The Supreme Court in a case of abetment of suicide (Section 306 IPC) has held that heinous crimes which have an impact on society cannot be quashed on the basis of a compromise between the offender and complainant and/or the victim.

The Bench of Justice Indira Banerjee and Justice V. Ramasubramanian in this context, observed –

"Heinous or serious crimes, which are not private in nature and have a serious impact on society cannot be quashed on the basis of a compromise between the offender and the complainant and/or the victim. Crimes like murder, rape, burglary, dacoity and even abetment to commit suicide are neither private nor civil in nature. Such crimes are against the society. In no circumstances can prosecution be quashed on compromise, when the offence is serious and grave and falls within the ambit of crime against society."

The Court also held that orders quashing FIRs and/or complaints relating to grave and serious offences only on basis of agreement with the complainant, would set a dangerous precedent where complaints would be lodged for oblique reasons with a view to extract money from the accused.

"Furthermore, financially strong offenders would go scot free, even in cases of grave and serious offences such as murder, rape, brideburning, etc. by buying off informants/complainants and settling with them. This would render otiose provisions such as Sections 306, 498- A, 304-B etc. incorporated in the IPC as a deterrent, with a specific social purpose," the Bench held.

In this case, the Appellant was the wife of the deceased who was stated to have committed suicide by consuming poison in his office. The cousin of the deceased lodged an FIR against 12 accused persons. Applications were filed in the Gujarat High Court under Section 482 CrPC alleging that they had committed offence under Section 306 IPC of abetting the commission of suicide by the deceased.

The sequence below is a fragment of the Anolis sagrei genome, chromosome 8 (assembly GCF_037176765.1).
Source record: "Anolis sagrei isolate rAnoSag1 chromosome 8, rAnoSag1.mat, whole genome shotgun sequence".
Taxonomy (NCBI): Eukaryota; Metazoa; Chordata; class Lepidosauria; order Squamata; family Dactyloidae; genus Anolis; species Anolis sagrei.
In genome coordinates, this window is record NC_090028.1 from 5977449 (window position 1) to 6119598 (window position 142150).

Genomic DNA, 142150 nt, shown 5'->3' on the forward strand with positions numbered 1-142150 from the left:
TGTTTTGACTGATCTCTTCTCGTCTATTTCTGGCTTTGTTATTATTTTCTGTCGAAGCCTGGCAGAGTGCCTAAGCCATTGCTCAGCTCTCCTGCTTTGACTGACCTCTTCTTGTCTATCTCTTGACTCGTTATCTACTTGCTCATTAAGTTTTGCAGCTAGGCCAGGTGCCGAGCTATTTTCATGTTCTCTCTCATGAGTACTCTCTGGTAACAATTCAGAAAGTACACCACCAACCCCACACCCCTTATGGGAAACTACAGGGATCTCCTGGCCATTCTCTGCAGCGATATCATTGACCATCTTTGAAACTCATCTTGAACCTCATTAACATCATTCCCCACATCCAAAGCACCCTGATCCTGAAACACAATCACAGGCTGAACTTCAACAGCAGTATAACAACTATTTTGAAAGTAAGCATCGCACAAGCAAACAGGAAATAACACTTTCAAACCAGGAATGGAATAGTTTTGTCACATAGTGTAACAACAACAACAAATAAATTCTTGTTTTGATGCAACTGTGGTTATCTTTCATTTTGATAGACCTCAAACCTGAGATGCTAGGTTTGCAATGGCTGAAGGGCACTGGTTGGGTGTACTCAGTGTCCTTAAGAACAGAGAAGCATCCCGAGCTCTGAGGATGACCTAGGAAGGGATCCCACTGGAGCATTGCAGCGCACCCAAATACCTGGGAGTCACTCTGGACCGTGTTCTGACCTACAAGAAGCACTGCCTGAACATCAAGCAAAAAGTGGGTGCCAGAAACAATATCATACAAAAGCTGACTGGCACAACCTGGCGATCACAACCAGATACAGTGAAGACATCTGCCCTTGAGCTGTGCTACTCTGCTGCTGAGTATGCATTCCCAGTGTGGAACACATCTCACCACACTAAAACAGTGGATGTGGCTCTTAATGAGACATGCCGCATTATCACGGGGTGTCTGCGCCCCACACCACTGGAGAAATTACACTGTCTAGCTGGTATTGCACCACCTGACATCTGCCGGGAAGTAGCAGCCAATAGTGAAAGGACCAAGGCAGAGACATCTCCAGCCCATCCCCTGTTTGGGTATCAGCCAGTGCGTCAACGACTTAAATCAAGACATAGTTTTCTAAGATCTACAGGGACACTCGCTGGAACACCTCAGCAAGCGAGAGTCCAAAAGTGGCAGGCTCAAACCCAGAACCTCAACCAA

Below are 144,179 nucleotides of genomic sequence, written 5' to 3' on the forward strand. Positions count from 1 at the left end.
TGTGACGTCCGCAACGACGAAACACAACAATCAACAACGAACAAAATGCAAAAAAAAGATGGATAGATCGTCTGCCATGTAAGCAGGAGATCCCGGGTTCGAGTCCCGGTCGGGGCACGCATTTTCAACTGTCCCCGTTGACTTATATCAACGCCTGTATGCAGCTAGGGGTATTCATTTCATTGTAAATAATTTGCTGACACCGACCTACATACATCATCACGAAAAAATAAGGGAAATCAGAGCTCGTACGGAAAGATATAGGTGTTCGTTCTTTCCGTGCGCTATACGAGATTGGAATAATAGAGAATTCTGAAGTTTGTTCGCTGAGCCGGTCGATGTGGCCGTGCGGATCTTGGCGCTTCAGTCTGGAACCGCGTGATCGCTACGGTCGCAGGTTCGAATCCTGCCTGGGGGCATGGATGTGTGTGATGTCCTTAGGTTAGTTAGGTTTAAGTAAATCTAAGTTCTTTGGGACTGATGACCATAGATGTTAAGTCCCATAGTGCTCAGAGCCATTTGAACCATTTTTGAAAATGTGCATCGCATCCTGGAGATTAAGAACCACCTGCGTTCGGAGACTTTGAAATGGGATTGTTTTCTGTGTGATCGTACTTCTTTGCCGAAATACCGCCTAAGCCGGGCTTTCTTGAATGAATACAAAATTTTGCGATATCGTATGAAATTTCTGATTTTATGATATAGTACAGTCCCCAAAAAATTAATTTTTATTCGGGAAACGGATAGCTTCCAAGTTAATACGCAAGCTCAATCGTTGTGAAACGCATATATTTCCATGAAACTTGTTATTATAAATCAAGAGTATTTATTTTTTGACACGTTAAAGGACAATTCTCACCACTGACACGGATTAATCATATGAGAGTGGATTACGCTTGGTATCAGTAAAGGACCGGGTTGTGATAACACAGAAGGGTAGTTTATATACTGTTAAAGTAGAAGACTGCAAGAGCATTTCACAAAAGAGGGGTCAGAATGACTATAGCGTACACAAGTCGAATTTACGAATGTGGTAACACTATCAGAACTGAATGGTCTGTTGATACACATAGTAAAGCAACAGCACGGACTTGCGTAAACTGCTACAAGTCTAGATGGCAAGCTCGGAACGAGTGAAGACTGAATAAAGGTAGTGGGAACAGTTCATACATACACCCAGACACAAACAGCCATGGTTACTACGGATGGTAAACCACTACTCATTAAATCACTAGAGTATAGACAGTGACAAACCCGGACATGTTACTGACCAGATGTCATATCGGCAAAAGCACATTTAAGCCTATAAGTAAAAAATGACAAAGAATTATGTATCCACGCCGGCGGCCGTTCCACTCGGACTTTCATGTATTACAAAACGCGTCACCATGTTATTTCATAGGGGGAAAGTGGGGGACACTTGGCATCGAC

In the FIR it was alleged that the deceased had been making phone calls to the accused persons calling upon them to return his money, but they did not do so. The accused had cheated the deceased of Rs.2,35,73,200/-. The deceased was in an acute financial crunch and, therefore, constrained to take his own life.

The Gujarat High Court had allowed the applications of the accused filed under Section 482 CrPC and quashed the FIR registered against them.

The Apex Court noted that the FIR was quashed in view of a settlement between the accused named in the FIR and the complainant. It was also noted that the parties had amicably resolved their disputes.

Further, the Bench also observed that High Court did not address to itself, the question of whether it had jurisdiction to quash a criminal complaint under Section 306 of the IPC, which is a grave non-compoundable offence, entailing imprisonment of ten years, on the basis of a settlement between the parties.

It was also held that the High Court erred in declining the prayer of the Appellant for recalling its order that was passed without hearing the wife of the deceased only because the original complainant, a cousin brother and an employee of the deceased had been heard.